You write a book. The manuscript is 241 pages long. Devotedly, you mother each of its 64,739 words, especially Fred, Helen, escape, snow, vaudeville, never, Indianapolis, time, bed, father, night.
How do you know this? These are the biggest words in your word cloud.
What the hell is a world cloud? A visualization of your word frequency.
Where do these clouds come from? That is a very good question.
How do you make one of these things? The same way you Obama-fied a picture of your cat -- you go to a website, upload a file, click "Go," and abracadabra! Your cat is red, white, and blue, and ordering you to CHILL instead of HOPE.
Why make a word cloud? Because you have just finished the 245th and final draft of the book. You've just had three martinis and you're feeling giddy, emailing your word cloud to all your friends -- until you realize that it's possible to extrapolate the entire plot of your book based solely on a 75-word cloud.
But this story isn't really about words, which is surprising, considering it's a story about a book and what happens once you've decided that it's time. You've done all the work, and so you wrap a scarf around its neck, kiss the book on the forehead, and push it into a cold, gray afternoon at the dawn of the twenty-first century.
The Big Push
Once upon a time, there lived an editor with the Midas touch. Every book he liked turned to gold. Back then, he had a twenty-something assistant who chewed sunflower seeds at her desk ("bird food," he called it). He dubbed her "Bird Brain," then "Birdie." At first he used these terms with endearment, but once she began moving up -- toward, then past him -- he used them sparingly, usually before contentious editorial meetings.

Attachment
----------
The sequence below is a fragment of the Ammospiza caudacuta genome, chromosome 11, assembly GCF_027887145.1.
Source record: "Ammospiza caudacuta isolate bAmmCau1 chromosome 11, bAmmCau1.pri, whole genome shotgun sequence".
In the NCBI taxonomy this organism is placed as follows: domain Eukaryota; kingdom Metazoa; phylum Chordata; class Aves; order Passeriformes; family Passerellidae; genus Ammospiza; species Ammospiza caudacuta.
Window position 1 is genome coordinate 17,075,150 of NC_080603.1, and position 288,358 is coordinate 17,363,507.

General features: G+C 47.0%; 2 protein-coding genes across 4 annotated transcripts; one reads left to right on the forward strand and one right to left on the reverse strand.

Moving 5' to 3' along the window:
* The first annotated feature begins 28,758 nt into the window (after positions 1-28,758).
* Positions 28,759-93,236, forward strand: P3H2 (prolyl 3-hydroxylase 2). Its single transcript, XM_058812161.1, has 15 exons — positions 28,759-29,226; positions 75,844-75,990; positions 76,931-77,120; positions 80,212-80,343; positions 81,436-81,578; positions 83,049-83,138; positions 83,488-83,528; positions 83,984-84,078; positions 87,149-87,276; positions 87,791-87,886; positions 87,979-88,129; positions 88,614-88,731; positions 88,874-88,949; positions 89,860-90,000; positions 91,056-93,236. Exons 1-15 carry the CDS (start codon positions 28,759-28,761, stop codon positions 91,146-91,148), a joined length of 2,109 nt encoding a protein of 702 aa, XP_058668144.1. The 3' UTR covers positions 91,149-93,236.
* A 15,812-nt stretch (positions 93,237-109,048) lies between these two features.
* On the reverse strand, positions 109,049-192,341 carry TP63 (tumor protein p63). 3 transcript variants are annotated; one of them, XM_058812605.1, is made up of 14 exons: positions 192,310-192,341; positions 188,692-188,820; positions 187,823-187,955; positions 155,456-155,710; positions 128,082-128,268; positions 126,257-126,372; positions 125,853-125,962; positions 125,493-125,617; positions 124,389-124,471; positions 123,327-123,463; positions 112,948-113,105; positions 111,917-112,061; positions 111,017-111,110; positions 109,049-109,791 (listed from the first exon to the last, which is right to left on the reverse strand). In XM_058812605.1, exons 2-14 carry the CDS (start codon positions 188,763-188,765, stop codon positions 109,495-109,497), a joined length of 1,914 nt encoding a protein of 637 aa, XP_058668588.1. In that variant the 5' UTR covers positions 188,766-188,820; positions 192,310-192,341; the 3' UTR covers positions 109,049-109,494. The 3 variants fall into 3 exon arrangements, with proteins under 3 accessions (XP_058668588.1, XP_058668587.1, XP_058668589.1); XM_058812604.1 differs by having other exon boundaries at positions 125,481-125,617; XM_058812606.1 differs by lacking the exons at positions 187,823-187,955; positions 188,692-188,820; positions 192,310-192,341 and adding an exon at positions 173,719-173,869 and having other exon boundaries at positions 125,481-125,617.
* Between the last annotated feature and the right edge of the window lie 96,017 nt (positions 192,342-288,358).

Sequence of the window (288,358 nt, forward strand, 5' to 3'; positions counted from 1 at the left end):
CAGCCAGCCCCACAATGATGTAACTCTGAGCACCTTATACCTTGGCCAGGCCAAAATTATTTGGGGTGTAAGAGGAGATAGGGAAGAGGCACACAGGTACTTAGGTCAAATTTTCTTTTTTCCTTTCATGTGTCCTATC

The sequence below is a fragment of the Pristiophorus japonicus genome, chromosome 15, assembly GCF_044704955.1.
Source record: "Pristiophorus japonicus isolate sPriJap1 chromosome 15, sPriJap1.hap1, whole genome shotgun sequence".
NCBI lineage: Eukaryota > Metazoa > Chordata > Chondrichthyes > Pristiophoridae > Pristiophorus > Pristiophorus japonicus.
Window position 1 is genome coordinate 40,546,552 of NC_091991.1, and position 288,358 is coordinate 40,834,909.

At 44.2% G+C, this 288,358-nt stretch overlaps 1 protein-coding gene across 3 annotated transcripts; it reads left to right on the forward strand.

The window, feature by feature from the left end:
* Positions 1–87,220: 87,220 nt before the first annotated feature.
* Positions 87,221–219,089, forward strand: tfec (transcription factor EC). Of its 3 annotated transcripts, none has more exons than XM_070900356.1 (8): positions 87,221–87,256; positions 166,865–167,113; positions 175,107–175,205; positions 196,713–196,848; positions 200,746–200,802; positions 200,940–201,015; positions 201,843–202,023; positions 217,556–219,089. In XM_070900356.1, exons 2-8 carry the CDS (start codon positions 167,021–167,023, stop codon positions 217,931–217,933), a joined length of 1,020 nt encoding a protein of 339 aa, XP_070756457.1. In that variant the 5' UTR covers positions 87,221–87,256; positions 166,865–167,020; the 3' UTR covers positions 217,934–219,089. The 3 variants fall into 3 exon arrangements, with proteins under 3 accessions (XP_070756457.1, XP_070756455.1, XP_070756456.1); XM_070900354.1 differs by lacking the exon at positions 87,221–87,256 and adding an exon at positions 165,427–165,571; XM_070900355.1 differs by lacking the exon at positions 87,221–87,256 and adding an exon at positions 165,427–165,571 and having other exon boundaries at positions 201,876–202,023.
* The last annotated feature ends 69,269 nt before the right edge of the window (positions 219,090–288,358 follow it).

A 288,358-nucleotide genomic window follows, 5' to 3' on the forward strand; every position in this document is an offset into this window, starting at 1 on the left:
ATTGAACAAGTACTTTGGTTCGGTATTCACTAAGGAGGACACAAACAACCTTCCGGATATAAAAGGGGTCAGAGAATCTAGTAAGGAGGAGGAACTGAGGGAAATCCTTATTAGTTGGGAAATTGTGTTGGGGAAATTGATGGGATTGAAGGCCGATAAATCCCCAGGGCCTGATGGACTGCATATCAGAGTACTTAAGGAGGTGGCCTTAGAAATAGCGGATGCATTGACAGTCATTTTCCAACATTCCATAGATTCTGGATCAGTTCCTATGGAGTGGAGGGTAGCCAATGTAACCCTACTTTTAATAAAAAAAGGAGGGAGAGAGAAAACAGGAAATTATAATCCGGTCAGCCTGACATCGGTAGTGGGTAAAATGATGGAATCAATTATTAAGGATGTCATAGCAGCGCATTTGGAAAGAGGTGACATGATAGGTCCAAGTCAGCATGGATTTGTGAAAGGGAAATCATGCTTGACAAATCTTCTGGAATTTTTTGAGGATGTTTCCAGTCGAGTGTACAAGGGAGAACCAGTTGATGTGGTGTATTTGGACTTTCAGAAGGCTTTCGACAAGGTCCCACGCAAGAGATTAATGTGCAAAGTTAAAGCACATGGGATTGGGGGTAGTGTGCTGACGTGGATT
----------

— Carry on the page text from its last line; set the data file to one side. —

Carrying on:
This morning, for example, when she walks into the window-walled conference room, he says, "It's not like the old days, is it Birdie? We used to sit in this room and argue about which book showed the most talent. Now we argue which book will sell." He waves his hand toward the marketing types who all stiffen in their chairs, as if he's just told an inappropriate joke.
She lets the Birdie crack go, as she always does. She isn't that girl anymore. Now, she's the one with the Midas touch. She's YOUR EDITOR, which is why your ambitious-but-as-yet-unknown-and-so-still-lowercased agent called her every Friday for six months to schedule a lunch, and she finally agreed for no other reason than his impending call was beginning to taint her Friday afternoons. When it's time, she makes her pitch to the crowded room. "This is the book we should push next summer." She observes the marketing types: the more YOUR EDITOR talks, they lean forward in their chairs, tapping their pens. When her former boss pitches his author, the marketing folks cross their arms like a gauntlet of high school principals. Even before the decision is made, YOUR EDITOR knows she has won.
To read the rest of "YOUR BOOK: A NOVEL IN STORIES" and to check out all the awesome fiction, poetry, and nonfiction, pick up a copy of vol. 6, no. 2 in our webstore. To get it for $5.95, choose, "sample copy, editor's choice" and enter "fall back sale" in the special instructions box.